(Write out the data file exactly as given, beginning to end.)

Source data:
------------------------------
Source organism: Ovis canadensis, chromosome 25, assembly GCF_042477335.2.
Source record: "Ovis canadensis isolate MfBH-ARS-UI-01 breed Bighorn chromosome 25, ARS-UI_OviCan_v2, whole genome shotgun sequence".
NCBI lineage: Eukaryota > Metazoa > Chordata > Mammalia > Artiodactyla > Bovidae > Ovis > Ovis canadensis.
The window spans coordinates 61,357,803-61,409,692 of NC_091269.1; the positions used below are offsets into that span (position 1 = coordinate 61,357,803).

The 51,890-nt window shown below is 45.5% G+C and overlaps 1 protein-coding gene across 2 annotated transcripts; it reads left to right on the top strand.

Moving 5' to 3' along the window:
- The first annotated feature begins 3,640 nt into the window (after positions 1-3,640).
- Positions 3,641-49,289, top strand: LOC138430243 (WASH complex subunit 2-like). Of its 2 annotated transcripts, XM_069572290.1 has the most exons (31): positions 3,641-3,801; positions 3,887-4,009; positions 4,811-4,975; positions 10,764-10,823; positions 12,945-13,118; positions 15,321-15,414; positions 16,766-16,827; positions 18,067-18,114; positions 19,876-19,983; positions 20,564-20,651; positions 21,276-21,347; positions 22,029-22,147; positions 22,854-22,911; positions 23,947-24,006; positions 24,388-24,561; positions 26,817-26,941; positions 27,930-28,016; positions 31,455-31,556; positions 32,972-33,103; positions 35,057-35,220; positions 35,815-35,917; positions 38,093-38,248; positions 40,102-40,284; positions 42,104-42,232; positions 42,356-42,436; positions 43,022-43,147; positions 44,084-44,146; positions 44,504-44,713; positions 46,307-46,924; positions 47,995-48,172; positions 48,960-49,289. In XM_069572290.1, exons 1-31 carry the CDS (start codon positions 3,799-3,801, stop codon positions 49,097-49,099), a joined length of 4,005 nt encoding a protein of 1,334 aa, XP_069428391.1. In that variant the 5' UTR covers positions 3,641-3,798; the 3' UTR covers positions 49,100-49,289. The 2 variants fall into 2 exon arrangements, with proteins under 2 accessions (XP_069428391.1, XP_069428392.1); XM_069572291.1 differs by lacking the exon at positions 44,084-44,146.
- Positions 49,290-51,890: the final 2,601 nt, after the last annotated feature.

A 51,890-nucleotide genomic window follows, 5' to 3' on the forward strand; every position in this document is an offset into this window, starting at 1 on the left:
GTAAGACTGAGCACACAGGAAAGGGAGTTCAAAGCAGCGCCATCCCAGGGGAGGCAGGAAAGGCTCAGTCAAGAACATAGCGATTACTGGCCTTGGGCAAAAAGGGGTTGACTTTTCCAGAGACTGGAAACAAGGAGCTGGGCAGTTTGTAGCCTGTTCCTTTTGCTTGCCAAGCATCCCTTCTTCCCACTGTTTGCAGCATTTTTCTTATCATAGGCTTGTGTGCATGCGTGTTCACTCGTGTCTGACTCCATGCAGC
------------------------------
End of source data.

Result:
Source organism: Ovis canadensis, chromosome 25, assembly GCF_042477335.2.
Source record: "Ovis canadensis isolate MfBH-ARS-UI-01 breed Bighorn chromosome 25, ARS-UI_OviCan_v2, whole genome shotgun sequence".
NCBI lineage: Eukaryota > Metazoa > Chordata > Mammalia > Artiodactyla > Bovidae > Ovis > Ovis canadensis.
The window spans coordinates 61,357,803-61,409,692 of NC_091269.1; the positions used below are offsets into that span (position 1 = coordinate 61,357,803).

The 51,890-nt window shown below is 45.5% G+C and overlaps 1 protein-coding gene across 2 annotated transcripts; it reads left to right on the top strand.

Moving 5' to 3' along the window:
- The first annotated feature begins 3,640 nt into the window (after positions 1-3,640).
- Positions 3,641-49,289, top strand: LOC138430243 (WASH complex subunit 2-like). Of its 2 annotated transcripts, XM_069572290.1 has the most exons (31): positions 3,641-3,801; positions 3,887-4,009; positions 4,811-4,975; positions 10,764-10,823; positions 12,945-13,118; positions 15,321-15,414; positions 16,766-16,827; positions 18,067-18,114; positions 19,876-19,983; positions 20,564-20,651; positions 21,276-21,347; positions 22,029-22,147; positions 22,854-22,911; positions 23,947-24,006; positions 24,388-24,561; positions 26,817-26,941; positions 27,930-28,016; positions 31,455-31,556; positions 32,972-33,103; positions 35,057-35,220; positions 35,815-35,917; positions 38,093-38,248; positions 40,102-40,284; positions 42,104-42,232; positions 42,356-42,436; positions 43,022-43,147; positions 44,084-44,146; positions 44,504-44,713; positions 46,307-46,924; positions 47,995-48,172; positions 48,960-49,289. In XM_069572290.1, exons 1-31 carry the CDS (start codon positions 3,799-3,801, stop codon positions 49,097-49,099), a joined length of 4,005 nt encoding a protein of 1,334 aa, XP_069428391.1. In that variant the 5' UTR covers positions 3,641-3,798; the 3' UTR covers positions 49,100-49,289. The 2 variants fall into 2 exon arrangements, with proteins under 2 accessions (XP_069428391.1, XP_069428392.1); XM_069572291.1 differs by lacking the exon at positions 44,084-44,146.
- Positions 49,290-51,890: the final 2,601 nt, after the last annotated feature.

A 51,890-nucleotide genomic window follows, 5' to 3' on the forward strand; every position in this document is an offset into this window, starting at 1 on the left:
GTAAGACTGAGCACACAGGAAAGGGAGTTCAAAGCAGCGCCATCCCAGGGGAGGCAGGAAAGGCTCAGTCAAGAACATAGCGATTACTGGCCTTGGGCAAAAAGGGGTTGACTTTTCCAGAGACTGGAAACAAGGAGCTGGGCAGTTTGTAGCCTGTTCCTTTTGCTTGCCAAGCATCCCTTCTTCCCACTGTTTGCAGCATTTTTCTTATCATAGGCTTGTGTGCATGCGTGTTCACTCGTGTCTGACTCCATGCAGC